Preparations for Lebanon polls gather steam

BEIRUT (AFP) – Lebanon began the countdown for legislative polls, with 51 candidates, including the son of slain former premier Rafiq Hariri, competing for 19 seats in Beirut in the first phase of the vote, the interior ministry said.

The vote in Beirut’s three districts will be held on May 29, and will continue over the rest of the country on the following three Sundays to choose a 128-seat parliament — the first since a Syrian troop pullout last month ended 29 years of domination.

Individual candidates in Beirut had until midnight Friday to register and political party leaders are now expected to announce their electoral lists following consultations.

The anti-Syrian opposition has been fractured amid last-minute bickering over the constituency boundaries for the elections. Opposition leaders agreed Thursday to draw up common lists of candidates for the elections.

Christians, led by the head of the Maronite Church, Cardinal Nasrallah Sfeir, have flatly rejected the poll being based on a Syrian-tailored 2000 electoral law, which they say favours Muslims and would return a pro-Syrian parliament.

“The Lebanese are fighting amongst themselves, ignoring that if this bickering goes on it will prompt foreign intervention in the country,” political commentator Faisal Salman told Hariri’s Future television Saturday.

Meanwhile, the UN’s envoy for Lebanon, Terje Roed-Larsen, sent Sfeir a message “focusing on the importance of holding elections on time”, UN spokesman Nejib Friji told AFP.

French ambassador Bernard Emie issued a similar call following talks with pro-Syrian parliament speaker Nabih Berri, also insisting on the need to preserve national unity and hold representative polls.

“It is the responsibility of this country’s national and political leaders to guarantee national cohesion and all efforts should be made to find solutions” to ensure fair representation in parliament, he said in a statement.

The international community fears that a delay in the polls would create a political vacuum in the aftermath of the Syrian troop pullout.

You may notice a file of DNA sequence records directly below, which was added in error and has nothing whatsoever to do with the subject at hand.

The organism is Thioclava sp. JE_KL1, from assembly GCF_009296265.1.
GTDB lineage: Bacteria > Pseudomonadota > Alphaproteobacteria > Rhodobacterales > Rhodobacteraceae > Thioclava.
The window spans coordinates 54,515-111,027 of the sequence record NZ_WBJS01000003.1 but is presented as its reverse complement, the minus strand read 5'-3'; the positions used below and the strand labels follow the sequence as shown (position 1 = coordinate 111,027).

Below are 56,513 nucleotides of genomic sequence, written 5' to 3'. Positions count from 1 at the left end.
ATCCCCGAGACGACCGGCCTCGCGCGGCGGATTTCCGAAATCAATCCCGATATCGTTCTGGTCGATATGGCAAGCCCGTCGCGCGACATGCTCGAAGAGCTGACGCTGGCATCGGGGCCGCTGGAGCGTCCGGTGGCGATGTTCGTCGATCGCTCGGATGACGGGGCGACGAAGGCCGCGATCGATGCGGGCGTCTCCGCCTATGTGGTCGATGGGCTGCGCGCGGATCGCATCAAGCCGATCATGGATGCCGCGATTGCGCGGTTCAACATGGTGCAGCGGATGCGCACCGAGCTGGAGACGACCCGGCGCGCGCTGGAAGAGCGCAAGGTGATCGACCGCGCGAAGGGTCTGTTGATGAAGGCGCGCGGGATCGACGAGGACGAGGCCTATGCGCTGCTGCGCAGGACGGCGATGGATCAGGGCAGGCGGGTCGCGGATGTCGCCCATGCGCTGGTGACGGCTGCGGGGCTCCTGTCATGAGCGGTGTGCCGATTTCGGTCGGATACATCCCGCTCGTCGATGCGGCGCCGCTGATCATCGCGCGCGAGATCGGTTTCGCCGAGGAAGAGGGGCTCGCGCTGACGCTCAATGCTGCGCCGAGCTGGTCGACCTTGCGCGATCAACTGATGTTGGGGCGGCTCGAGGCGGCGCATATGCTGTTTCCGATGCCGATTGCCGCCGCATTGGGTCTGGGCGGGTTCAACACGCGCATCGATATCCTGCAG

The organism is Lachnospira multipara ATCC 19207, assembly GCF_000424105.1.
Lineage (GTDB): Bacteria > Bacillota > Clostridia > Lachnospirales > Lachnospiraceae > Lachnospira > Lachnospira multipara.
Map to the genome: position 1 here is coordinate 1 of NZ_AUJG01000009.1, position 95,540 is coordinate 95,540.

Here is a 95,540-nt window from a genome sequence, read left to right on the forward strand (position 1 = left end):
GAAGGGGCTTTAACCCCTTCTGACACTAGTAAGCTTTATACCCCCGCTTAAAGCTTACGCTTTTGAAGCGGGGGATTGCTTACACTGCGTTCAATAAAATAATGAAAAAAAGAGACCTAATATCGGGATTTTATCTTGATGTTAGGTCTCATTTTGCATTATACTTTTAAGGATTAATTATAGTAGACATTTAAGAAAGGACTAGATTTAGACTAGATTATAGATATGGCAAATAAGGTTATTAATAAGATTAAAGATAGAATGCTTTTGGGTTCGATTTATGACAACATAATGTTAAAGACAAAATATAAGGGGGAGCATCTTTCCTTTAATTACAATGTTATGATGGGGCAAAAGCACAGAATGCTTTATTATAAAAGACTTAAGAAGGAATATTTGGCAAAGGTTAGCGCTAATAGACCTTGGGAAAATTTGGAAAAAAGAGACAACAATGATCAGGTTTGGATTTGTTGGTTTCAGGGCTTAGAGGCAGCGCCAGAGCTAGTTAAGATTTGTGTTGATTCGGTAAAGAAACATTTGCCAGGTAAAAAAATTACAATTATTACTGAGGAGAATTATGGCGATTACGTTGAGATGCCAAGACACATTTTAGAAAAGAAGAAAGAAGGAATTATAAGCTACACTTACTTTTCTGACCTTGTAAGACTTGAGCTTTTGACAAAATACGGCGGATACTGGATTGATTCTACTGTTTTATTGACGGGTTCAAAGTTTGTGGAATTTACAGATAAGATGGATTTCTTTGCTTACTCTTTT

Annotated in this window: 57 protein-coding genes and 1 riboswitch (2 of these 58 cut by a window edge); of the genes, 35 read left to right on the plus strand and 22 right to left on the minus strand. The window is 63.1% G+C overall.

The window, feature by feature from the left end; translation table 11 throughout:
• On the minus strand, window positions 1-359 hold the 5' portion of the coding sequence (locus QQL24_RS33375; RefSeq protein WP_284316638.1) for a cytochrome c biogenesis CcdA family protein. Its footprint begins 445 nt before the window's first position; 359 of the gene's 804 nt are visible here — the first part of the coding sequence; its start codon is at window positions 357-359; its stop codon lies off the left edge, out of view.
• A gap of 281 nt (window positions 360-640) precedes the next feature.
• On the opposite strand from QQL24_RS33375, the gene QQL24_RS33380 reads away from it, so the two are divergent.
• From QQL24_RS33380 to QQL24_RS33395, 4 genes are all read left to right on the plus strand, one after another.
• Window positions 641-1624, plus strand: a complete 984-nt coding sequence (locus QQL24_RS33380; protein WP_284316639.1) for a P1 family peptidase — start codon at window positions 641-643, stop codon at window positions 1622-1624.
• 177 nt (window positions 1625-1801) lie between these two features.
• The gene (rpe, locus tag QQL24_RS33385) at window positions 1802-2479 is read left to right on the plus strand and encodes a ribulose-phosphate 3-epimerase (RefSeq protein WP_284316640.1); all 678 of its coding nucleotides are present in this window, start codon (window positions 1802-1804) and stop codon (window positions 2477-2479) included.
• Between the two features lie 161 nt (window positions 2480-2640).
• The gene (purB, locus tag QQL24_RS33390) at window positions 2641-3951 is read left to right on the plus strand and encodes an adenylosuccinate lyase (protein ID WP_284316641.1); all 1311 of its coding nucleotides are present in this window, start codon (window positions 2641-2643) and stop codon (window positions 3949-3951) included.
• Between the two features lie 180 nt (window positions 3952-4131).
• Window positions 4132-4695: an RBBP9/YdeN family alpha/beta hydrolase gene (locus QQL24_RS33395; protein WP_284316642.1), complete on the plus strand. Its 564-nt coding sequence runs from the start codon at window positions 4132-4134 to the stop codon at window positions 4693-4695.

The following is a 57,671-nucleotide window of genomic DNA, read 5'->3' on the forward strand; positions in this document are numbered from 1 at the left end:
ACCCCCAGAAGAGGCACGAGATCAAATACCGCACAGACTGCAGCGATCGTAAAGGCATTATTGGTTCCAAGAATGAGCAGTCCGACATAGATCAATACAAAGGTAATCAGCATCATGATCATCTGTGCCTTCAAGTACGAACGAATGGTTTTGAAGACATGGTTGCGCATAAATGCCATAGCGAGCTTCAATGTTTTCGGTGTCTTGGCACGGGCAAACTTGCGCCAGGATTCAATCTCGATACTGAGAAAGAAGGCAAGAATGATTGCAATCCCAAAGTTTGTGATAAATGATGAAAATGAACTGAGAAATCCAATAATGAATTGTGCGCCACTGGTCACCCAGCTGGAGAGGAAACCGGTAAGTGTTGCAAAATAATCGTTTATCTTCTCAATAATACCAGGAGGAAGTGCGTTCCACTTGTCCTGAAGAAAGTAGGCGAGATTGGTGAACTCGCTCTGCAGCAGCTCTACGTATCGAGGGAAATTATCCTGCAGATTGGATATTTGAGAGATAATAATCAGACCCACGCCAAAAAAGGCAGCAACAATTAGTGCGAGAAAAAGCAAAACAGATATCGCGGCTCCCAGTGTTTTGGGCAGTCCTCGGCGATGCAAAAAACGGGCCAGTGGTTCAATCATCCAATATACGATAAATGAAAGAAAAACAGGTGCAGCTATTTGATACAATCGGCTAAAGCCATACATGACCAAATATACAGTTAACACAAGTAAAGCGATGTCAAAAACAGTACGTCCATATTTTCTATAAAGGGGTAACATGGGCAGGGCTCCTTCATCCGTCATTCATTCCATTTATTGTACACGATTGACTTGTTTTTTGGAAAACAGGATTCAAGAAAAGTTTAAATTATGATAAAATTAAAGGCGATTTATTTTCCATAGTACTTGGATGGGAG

The Lebanese government meanwhile signed a memorandum of understanding with the
European Commission paving the way for a 100-strong team of EU observers to monitor the polls, officials said.

An opposition source said that Saad Hariri, 35, will consult with other members of the opposition to decide whom he will choose to represent the Maronite Christians.

He is expected to choose either Solange Gemayel, the widow of slain former president and ex-Christian warlord Bashir Gemayel, or Hariri MP Ghattas Khoury, the source said.

Berri, meanwhile, announced a single candidates’ list for his Amal faction and Hezbollah for the two constituencies that make up Lebanon’s Shiite southern heartland, and which will be voted on later.

The list includes 23 candidates who are all expected to win seats.

Largely marginalised on the Lebanese political scene since the end of the 1975-1990 civil war, the Christians have been fighting an as-yet unsuccessful battle to revise the 2000 law, which divides Lebanon into 14 large, multi-member constituencies.

Christian voters are a minority in nine of these constituencies, in the south and the Bekaa Valley.

The Maronite Church has charged that the law is unfair because it allows only 15 Christian MPs to be elected by Christian voters, while 49 others would be elected by Muslims, and is therefore not representative of their community.

According to the interior ministry, a little over three million Lebanese will be able to cast their vote in the crucial polls, with 42 percent of them Christians and the rest Muslims.